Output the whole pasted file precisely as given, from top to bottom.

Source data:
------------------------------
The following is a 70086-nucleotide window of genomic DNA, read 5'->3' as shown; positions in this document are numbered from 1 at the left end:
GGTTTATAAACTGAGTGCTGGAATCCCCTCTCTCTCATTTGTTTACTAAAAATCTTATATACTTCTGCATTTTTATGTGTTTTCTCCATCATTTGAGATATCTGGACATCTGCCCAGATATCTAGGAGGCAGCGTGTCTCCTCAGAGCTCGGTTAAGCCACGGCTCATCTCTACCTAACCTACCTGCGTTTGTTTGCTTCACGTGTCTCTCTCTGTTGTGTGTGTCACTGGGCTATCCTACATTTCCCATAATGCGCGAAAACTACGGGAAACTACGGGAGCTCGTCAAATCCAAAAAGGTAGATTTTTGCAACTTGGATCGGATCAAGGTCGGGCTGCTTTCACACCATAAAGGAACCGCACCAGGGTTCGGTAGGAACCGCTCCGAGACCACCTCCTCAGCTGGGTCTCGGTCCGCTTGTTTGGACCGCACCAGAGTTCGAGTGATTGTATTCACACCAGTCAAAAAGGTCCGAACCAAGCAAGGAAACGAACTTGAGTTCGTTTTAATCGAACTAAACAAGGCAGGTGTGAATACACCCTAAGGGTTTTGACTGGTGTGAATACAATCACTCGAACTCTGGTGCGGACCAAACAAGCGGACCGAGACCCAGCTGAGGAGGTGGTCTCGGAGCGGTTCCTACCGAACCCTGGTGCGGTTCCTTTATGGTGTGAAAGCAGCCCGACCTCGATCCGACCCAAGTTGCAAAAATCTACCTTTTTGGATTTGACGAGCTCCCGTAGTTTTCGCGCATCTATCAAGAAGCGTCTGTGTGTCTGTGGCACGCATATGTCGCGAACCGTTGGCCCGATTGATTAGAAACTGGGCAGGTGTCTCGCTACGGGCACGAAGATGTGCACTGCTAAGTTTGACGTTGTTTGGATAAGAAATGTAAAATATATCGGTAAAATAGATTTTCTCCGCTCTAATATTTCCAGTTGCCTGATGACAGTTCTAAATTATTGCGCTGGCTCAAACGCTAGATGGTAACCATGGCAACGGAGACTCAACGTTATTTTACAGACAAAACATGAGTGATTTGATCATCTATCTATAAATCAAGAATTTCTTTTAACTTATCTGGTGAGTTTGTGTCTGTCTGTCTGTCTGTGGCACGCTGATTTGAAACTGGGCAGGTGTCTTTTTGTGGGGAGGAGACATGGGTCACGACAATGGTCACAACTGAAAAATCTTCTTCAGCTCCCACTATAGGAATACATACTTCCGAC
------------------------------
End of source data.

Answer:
The following is a 70086-nucleotide window of genomic DNA, read 5'->3' as shown; positions in this document are numbered from 1 at the left end:
GGTTTATAAACTGAGTGCTGGAATCCCCTCTCTCTCATTTGTTTACTAAAAATCTTATATACTTCTGCATTTTTATGTGTTTTCTCCATCATTTGAGATATCTGGACATCTGCCCAGATATCTAGGAGGCAGCGTGTCTCCTCAGAGCTCGGTTAAGCCACGGCTCATCTCTACCTAACCTACCTGCGTTTGTTTGCTTCACGTGTCTCTCTCTGTTGTGTGTGTCACTGGGCTATCCTACATTTCCCATAATGCGCGAAAACTACGGGAAACTACGGGAGCTCGTCAAATCCAAAAAGGTAGATTTTTGCAACTTGGATCGGATCAAGGTCGGGCTGCTTTCACACCATAAAGGAACCGCACCAGGGTTCGGTAGGAACCGCTCCGAGACCACCTCCTCAGCTGGGTCTCGGTCCGCTTGTTTGGACCGCACCAGAGTTCGAGTGATTGTATTCACACCAGTCAAAAAGGTCCGAACCAAGCAAGGAAACGAACTTGAGTTCGTTTTAATCGAACTAAACAAGGCAGGTGTGAATACACCCTAAGGGTTTTGACTGGTGTGAATACAATCACTCGAACTCTGGTGCGGACCAAACAAGCGGACCGAGACCCAGCTGAGGAGGTGGTCTCGGAGCGGTTCCTACCGAACCCTGGTGCGGTTCCTTTATGGTGTGAAAGCAGCCCGACCTCGATCCGACCCAAGTTGCAAAAATCTACCTTTTTGGATTTGACGAGCTCCCGTAGTTTTCGCGCATCTATCAAGAAGCGTCTGTGTGTCTGTGGCACGCATATGTCGCGAACCGTTGGCCCGATTGATTAGAAACTGGGCAGGTGTCTCGCTACGGGCACGAAGATGTGCACTGCTAAGTTTGACGTTGTTTGGATAAGAAATGTAAAATATATCGGTAAAATAGATTTTCTCCGCTCTAATATTTCCAGTTGCCTGATGACAGTTCTAAATTATTGCGCTGGCTCAAACGCTAGATGGTAACCATGGCAACGGAGACTCAACGTTATTTTACAGACAAAACATGAGTGATTTGATCATCTATCTATAAATCAAGAATTTCTTTTAACTTATCTGGTGAGTTTGTGTCTGTCTGTCTGTCTGTGGCACGCTGATTTGAAACTGGGCAGGTGTCTTTTTGTGGGGAGGAGACATGGGTCACGACAATGGTCACAACTGAAAAATCTTCTTCAGCTCCCACTATAGGAATACATACTTCCGAC